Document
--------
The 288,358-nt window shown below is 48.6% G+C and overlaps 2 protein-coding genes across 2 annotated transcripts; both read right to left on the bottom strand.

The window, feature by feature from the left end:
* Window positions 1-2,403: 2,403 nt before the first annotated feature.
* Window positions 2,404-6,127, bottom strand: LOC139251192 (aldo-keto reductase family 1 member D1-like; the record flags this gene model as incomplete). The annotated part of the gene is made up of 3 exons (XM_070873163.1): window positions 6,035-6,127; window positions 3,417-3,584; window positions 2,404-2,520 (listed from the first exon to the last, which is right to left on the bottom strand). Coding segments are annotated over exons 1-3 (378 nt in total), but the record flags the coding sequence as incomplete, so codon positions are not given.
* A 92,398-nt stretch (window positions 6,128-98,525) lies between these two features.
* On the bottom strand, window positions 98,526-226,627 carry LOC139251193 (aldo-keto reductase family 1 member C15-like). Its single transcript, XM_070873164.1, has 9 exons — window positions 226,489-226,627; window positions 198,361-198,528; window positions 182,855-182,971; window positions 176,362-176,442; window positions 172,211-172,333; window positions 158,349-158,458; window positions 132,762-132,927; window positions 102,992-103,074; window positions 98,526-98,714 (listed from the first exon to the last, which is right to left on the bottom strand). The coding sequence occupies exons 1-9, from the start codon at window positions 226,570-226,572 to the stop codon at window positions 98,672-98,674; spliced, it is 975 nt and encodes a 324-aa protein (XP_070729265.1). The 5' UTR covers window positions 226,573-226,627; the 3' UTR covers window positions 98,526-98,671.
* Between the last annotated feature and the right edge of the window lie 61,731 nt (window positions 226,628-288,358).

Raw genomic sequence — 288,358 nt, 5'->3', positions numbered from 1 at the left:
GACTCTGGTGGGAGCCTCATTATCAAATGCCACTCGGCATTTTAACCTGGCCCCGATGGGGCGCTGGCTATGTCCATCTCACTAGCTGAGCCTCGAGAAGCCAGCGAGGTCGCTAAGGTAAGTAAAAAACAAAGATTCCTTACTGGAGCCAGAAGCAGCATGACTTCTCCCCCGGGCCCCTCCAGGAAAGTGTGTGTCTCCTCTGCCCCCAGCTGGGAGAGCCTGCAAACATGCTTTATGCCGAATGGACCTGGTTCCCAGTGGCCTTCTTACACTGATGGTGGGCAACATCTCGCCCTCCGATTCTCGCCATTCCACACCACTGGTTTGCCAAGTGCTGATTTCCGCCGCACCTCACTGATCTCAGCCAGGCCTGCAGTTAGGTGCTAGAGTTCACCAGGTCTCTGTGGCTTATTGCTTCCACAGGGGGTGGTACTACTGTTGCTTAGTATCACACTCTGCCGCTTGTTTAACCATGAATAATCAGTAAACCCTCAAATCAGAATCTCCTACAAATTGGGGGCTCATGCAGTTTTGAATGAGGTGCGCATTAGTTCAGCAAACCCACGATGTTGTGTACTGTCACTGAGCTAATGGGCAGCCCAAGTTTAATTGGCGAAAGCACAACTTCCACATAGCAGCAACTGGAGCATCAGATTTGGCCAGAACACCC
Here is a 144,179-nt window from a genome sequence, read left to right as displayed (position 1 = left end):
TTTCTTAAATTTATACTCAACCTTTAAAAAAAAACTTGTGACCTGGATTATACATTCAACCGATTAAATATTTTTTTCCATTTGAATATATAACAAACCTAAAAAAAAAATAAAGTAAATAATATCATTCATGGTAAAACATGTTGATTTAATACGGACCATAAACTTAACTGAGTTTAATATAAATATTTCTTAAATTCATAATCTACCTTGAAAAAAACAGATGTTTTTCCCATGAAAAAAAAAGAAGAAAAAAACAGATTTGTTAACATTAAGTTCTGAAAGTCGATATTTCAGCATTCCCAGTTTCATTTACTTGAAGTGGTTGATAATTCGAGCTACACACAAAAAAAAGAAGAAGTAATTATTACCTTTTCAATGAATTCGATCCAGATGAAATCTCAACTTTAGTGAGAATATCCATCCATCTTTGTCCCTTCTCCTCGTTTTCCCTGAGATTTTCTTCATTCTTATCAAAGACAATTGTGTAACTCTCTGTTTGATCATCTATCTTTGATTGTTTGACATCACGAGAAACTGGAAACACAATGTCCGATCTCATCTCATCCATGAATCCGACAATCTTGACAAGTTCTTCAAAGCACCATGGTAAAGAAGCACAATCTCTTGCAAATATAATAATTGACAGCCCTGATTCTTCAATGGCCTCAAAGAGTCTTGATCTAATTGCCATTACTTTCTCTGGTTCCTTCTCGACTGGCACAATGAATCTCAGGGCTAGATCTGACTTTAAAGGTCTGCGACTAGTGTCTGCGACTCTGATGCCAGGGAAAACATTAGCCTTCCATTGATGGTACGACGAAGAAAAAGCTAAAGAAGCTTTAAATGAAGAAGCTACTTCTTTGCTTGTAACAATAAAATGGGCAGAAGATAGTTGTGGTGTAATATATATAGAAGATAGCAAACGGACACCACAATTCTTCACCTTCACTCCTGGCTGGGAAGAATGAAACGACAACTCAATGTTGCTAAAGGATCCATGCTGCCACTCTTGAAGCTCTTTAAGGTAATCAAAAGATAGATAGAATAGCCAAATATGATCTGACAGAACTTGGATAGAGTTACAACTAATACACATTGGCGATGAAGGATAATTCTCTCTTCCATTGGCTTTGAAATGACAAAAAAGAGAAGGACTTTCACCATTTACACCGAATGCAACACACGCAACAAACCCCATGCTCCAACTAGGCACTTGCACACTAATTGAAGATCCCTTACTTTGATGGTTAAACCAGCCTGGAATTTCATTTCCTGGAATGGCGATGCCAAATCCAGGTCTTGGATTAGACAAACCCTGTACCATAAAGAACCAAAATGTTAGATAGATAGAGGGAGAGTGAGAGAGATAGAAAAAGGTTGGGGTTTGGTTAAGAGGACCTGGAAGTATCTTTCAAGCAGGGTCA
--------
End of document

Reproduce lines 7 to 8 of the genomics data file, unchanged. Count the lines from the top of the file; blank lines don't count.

* Between the last annotated feature and the right edge of the window lie 61,731 nt (window positions 226,628-288,358).

Raw genomic sequence — 288,358 nt, 5'->3', positions numbered from 1 at the left: